Cooking Tips for Grass Fed Grass Finished and

Pasture Raised Meats

 

LOW and SLOW....

That is our motto here at Circle C Farm

When cooking grass fed and grass finished meats, the most important thing to remember is to cook the meat LOW and SLOW!

IF the heat is TOO HIGH or TOO HOT or you try and cook it TOO FAST, then the meat will end up dry, tough and chewy.

 

* Our meats are leaner, with amazing flavor, BUT no "feedlot" fat development or marbling, so that is why your temps need to be lower.  The natural marbling in our meats lend themselves to amazing flavors, so your meal will taste amazing.   

So you are actually working with the soft meat, no preservatives and remember you are working with just the meat and not and salt water solutions or preservatives either.    

Our meats do not need at long to cook!!!
Remember, LOW and SLOW, doesn't mean longer.

 

But what does that actually mean or look like for me in the kitchen or outside on the grill???

It means, on the ...

Sous Vide - is the ultimate way to cook our meats, it is the process of using water circulation at a set temp for a period of time to cook the meat perfectly every time!  Without ever over cooking your proteins again!

Cast Iron Pan - LOW, LOW and LOW, not Medium!!! Remember that the cast iron pan holds heat, so if you use the temp over low, it will heat up too much and make the meat tough and over cook it too fast. 

Cook top... no more than medium should be used.  If you go above medium for cooking, the meat will end up tough.

Ex.: Chicken breast, butter, salt, pepper, 15-20 minutes. 

 

Oven... drop the temp 15* F - 25* F from the suggested cooking temp, especially if you are using a convection oven (remember, the hot air is already circulating, so it will bake your meat, but if too hot, it will dry it out.  A convection over is supposed to have a temp drop of about 25*F because of that circulation anyway as compared to the traditional oven.)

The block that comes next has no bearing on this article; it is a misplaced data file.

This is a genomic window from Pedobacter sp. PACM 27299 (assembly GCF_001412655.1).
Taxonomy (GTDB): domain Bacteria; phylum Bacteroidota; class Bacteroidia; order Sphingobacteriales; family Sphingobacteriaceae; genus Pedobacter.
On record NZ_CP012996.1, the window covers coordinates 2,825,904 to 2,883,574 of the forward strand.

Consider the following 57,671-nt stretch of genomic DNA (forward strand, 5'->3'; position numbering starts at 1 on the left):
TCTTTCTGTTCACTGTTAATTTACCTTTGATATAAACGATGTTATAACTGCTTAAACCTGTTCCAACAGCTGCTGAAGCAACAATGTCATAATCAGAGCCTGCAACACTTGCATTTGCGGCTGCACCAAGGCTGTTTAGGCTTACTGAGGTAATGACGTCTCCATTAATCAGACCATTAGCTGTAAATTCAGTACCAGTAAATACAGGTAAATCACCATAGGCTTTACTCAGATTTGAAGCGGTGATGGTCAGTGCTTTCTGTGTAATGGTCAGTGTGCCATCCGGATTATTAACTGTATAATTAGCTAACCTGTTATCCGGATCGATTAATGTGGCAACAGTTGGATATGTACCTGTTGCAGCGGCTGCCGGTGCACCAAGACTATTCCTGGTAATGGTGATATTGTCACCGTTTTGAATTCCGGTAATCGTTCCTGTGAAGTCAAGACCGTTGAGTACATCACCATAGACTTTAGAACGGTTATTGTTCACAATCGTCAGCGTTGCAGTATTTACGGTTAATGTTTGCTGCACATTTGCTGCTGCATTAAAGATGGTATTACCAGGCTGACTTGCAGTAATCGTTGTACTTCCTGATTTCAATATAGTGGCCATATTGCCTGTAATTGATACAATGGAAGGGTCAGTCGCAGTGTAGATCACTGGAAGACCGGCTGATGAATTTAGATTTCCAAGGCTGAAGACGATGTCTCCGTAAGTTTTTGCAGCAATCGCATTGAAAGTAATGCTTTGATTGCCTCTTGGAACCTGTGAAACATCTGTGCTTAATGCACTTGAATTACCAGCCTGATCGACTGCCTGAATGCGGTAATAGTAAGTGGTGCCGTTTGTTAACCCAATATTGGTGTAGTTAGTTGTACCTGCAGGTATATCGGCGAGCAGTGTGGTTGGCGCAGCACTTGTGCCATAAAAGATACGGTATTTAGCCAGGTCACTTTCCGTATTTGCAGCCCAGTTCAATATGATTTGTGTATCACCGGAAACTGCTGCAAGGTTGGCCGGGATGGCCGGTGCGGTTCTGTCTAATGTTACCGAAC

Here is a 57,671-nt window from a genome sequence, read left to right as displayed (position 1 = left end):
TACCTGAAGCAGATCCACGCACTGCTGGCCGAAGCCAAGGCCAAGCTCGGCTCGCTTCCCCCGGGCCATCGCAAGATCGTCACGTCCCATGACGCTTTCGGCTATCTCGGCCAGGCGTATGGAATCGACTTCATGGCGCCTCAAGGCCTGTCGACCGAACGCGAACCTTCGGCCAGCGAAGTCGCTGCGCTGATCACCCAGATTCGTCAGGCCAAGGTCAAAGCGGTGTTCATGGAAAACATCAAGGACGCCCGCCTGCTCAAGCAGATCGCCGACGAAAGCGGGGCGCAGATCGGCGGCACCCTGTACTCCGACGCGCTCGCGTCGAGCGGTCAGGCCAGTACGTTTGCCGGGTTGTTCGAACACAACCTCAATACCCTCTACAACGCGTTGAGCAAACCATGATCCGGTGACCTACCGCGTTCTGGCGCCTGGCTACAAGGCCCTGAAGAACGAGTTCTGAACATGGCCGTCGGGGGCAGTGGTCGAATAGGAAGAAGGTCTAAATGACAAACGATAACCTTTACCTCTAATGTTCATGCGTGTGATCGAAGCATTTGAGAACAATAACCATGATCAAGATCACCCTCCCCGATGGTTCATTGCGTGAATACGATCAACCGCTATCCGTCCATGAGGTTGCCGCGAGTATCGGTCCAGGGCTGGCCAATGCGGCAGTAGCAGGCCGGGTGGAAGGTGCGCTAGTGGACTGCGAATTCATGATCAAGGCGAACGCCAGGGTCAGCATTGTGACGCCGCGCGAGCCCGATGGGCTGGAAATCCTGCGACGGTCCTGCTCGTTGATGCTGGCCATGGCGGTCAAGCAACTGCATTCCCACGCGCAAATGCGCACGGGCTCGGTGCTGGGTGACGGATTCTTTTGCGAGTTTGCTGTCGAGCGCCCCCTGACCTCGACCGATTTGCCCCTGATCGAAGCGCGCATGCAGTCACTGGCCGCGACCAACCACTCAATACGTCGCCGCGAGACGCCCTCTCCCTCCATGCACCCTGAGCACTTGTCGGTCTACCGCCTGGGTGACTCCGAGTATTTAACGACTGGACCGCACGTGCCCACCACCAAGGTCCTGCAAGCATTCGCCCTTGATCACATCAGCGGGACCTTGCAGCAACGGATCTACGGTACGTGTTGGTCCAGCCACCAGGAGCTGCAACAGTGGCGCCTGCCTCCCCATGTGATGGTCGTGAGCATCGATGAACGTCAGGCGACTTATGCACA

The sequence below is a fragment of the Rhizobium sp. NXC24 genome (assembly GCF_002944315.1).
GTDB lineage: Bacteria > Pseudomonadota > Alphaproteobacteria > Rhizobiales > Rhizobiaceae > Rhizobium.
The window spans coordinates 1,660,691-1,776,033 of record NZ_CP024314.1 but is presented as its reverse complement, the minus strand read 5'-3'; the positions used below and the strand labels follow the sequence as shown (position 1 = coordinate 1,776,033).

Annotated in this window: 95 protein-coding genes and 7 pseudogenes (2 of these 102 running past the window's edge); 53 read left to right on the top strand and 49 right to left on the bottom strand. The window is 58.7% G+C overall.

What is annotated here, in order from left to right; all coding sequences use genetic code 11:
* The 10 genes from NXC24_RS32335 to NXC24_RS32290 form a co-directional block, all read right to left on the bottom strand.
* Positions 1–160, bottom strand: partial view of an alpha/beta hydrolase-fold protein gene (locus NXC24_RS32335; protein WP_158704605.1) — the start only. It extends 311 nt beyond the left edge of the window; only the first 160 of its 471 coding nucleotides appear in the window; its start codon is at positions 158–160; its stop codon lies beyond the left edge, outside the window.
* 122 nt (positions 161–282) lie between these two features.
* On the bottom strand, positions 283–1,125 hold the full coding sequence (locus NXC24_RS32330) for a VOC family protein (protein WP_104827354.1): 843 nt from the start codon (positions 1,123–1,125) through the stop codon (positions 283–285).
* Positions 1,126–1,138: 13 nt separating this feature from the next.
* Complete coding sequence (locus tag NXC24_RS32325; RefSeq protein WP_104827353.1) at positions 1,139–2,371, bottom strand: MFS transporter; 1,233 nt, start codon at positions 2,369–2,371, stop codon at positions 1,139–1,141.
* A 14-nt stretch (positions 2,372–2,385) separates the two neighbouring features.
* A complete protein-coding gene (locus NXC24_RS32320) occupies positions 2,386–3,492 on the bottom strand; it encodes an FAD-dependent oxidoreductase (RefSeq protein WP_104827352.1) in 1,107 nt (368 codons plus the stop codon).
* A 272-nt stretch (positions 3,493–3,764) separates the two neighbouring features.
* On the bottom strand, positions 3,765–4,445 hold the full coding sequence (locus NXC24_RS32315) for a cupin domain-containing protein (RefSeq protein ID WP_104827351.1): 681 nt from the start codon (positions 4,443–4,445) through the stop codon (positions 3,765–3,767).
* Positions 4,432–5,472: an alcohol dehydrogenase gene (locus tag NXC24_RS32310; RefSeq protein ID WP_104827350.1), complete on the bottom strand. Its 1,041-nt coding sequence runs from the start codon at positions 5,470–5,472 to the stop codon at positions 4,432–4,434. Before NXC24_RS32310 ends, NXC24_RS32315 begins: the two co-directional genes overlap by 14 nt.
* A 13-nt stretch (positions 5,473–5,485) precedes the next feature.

* Baking / roasting turkey, chicken or duck - DO NOT Stuff cavity for cooking. Please cook stuffings separately for food safety, if it does not reach the proper internal temps, you could get sick, we don't want that! 

Ex.: Pork chops - 300*F for 35-40 minutes.

       

Grilling... INDIRECT HEAT ONLY, if you put the meat directly above the flame, it will cook it too fast and make it tough.  Put the meat on the top shelf and give it some time.

If you have a single level grill, then put the gas/coals on one side and the meat on the other side.

Ex.: Sausages - top shelf, if too hot for the sausages, the casing will pop and the outside will be done/over done and the inside raw.  15-20 minutes

Steak - Indirect on same or top level, to medium rare/medium.  If you cook more than medium, keep a watchful eye, it could end up tough and is not recommended.

Smoking... brine the meat like you would other meats, this way it will not dry out.

 

IT IS NOT recommended to USE an insta-pot or George Foreman style grill.  They are just too hot and or the heat is too intense or not controllable at low enough temps to cook the meat yielding the best outcome.  MANY MANY people have told me that using either/both of these have ruined our meats.

 

Crock pot style cooker - OK, but only it making bone broth on low for 24-48 hours or if stewing the meats.  The crock pot actually fluctuates in temps and short or shorter cooking times will yield a tougher chewy meat because of the heat fluctuations. 

Short ribs - Roast or sear the short ribs and then put in crock pot for 12-18 hours on low.  Watch your water level.  If too high, you will end up with more of a stew.

Stew Meat - Sear on cook top, then put in crock pot like short ribs, add in the amount of water or liquids you want and put on low for 12-18 hours.